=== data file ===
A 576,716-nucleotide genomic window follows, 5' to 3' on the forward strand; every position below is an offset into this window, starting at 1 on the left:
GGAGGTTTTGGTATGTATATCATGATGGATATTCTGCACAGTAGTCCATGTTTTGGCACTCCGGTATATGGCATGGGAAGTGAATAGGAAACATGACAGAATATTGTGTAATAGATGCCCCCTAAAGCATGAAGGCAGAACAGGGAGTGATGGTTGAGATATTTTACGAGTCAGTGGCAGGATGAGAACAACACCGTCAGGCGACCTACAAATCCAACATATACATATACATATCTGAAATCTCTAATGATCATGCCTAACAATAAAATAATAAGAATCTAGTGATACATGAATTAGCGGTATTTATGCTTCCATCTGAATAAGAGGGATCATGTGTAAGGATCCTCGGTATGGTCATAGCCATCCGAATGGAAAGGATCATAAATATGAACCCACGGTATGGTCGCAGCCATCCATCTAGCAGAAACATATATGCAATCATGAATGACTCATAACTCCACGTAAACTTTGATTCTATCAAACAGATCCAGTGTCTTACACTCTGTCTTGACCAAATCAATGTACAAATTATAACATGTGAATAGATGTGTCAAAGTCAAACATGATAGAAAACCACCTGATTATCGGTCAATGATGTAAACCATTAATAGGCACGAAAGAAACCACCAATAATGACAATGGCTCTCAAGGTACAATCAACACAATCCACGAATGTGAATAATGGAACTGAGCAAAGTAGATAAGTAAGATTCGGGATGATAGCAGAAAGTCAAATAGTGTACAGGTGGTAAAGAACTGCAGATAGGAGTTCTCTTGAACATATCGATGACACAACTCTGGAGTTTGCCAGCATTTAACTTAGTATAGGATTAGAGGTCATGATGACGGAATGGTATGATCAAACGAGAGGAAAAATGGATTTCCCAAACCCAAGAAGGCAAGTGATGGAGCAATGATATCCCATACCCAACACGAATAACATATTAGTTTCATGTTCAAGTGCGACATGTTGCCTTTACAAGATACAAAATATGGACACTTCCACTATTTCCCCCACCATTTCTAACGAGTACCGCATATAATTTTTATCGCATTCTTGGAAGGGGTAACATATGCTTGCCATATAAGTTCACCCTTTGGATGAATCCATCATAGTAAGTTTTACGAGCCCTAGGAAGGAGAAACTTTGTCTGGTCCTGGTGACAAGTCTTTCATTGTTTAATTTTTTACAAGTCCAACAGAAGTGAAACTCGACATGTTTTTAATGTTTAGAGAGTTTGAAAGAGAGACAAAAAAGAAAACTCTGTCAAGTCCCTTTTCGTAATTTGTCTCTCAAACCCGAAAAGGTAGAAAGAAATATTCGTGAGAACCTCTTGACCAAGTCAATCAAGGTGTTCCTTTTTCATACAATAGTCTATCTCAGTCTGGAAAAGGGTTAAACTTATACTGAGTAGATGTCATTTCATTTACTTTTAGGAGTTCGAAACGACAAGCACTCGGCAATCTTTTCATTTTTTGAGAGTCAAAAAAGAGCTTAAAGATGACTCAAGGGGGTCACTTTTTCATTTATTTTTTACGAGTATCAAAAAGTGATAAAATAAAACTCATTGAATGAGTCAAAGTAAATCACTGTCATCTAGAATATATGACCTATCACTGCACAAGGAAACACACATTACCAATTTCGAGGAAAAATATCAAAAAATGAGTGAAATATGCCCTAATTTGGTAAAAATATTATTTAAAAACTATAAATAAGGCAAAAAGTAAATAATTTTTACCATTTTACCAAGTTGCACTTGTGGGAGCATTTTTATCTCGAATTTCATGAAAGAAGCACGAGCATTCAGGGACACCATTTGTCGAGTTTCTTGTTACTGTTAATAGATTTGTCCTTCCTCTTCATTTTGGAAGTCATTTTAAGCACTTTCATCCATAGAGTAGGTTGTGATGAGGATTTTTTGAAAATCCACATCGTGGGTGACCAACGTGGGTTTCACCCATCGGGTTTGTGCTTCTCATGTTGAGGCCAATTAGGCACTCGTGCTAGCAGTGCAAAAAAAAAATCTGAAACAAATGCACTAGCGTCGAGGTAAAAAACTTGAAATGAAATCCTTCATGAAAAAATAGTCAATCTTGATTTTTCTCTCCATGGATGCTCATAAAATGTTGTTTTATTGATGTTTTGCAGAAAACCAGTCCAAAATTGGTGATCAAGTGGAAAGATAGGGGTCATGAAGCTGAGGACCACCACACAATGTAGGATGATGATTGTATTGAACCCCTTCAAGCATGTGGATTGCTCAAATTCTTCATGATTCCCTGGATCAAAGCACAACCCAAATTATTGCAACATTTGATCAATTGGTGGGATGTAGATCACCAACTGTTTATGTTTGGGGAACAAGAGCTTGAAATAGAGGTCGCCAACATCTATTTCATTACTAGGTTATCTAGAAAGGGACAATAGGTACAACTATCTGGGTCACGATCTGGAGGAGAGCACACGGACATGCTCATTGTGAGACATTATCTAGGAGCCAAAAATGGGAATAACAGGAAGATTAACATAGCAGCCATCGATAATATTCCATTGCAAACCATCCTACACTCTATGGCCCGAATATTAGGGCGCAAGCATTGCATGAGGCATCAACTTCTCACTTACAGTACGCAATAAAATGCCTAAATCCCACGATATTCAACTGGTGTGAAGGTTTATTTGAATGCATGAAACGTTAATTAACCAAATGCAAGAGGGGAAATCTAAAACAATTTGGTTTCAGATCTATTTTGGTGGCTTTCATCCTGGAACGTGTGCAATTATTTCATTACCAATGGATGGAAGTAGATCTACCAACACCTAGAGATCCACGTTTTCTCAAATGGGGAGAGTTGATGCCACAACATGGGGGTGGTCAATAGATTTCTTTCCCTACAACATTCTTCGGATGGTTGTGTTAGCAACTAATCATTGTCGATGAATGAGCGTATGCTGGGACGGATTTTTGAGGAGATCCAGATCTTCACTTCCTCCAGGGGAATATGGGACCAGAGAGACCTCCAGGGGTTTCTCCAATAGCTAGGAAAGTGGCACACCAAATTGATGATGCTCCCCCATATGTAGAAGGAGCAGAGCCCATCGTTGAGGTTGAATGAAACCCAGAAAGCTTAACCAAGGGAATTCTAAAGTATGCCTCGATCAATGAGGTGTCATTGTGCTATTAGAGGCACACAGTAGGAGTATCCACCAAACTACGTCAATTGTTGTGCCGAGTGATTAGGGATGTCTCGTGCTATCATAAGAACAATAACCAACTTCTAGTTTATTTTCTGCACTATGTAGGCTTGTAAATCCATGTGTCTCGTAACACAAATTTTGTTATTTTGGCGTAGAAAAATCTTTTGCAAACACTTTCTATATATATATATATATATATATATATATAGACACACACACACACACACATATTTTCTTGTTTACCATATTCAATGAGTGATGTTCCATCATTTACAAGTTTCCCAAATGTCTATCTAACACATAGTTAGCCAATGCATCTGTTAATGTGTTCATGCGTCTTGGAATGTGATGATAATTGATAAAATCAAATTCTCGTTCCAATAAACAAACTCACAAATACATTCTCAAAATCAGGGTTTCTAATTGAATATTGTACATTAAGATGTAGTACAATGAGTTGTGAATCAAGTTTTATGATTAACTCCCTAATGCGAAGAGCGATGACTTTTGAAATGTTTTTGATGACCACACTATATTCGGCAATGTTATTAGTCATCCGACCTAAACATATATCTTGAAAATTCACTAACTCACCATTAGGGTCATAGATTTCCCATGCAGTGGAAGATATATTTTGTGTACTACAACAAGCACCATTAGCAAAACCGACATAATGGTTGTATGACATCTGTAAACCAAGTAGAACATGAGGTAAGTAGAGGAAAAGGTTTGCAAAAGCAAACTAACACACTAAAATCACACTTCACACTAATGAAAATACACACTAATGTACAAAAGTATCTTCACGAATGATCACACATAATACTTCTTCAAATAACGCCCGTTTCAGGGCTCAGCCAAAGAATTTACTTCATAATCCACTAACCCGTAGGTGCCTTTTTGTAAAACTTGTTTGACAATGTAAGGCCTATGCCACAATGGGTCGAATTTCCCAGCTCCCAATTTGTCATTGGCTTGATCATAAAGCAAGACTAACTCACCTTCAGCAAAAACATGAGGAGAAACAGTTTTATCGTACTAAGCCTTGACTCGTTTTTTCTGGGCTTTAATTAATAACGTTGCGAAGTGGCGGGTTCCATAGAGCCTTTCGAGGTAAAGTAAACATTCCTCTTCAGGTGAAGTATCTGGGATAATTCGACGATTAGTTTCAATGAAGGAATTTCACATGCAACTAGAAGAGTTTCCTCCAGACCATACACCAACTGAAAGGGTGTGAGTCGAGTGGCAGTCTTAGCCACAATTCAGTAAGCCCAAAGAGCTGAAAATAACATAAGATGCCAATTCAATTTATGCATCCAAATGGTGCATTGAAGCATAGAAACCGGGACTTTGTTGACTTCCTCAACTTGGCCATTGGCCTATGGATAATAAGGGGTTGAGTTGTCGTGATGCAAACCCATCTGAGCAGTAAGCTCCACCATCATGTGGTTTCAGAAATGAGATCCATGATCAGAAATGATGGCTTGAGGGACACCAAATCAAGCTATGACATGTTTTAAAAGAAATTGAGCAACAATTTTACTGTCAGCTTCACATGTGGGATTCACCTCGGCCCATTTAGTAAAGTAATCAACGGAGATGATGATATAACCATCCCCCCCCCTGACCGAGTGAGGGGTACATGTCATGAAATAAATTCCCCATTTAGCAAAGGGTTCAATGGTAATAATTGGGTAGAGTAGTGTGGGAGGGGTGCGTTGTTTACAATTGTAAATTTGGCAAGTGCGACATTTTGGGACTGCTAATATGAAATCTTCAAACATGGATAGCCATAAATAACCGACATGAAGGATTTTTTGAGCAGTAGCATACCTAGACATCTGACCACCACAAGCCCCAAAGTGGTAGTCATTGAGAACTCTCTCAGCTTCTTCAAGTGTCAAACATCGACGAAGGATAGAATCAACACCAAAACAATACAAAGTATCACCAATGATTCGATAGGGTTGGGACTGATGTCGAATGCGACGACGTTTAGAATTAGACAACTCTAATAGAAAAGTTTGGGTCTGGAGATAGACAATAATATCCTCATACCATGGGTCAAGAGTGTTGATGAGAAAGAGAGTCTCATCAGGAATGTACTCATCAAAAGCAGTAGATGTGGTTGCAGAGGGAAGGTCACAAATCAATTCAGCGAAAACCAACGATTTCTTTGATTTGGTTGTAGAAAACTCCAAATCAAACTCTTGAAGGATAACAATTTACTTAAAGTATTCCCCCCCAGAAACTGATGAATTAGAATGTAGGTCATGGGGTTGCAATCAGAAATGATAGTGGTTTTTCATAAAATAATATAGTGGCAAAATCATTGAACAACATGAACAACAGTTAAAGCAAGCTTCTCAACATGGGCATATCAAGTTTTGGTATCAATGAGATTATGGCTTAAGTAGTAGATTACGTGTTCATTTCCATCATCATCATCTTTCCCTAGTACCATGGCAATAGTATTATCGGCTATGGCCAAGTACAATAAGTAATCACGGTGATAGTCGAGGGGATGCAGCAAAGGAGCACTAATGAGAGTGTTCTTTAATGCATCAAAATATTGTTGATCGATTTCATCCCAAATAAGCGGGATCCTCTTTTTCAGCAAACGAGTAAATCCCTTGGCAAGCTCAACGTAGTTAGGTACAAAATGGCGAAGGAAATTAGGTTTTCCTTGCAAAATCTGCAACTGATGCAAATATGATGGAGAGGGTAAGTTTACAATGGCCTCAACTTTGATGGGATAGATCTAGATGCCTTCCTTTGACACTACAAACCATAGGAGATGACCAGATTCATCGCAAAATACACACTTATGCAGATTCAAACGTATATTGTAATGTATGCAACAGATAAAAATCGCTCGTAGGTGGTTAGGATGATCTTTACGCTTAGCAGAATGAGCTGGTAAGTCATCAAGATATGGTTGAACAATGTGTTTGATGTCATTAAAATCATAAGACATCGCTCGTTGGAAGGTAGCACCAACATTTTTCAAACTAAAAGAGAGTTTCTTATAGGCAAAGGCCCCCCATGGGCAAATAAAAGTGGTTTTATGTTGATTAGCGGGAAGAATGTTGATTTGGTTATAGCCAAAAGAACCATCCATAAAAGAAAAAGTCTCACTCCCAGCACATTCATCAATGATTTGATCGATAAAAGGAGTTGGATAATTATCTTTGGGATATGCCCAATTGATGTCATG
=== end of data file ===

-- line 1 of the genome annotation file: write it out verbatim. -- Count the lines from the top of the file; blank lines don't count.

A 576,716-nucleotide genomic window follows, 5' to 3' on the forward strand; every position below is an offset into this window, starting at 1 on the left: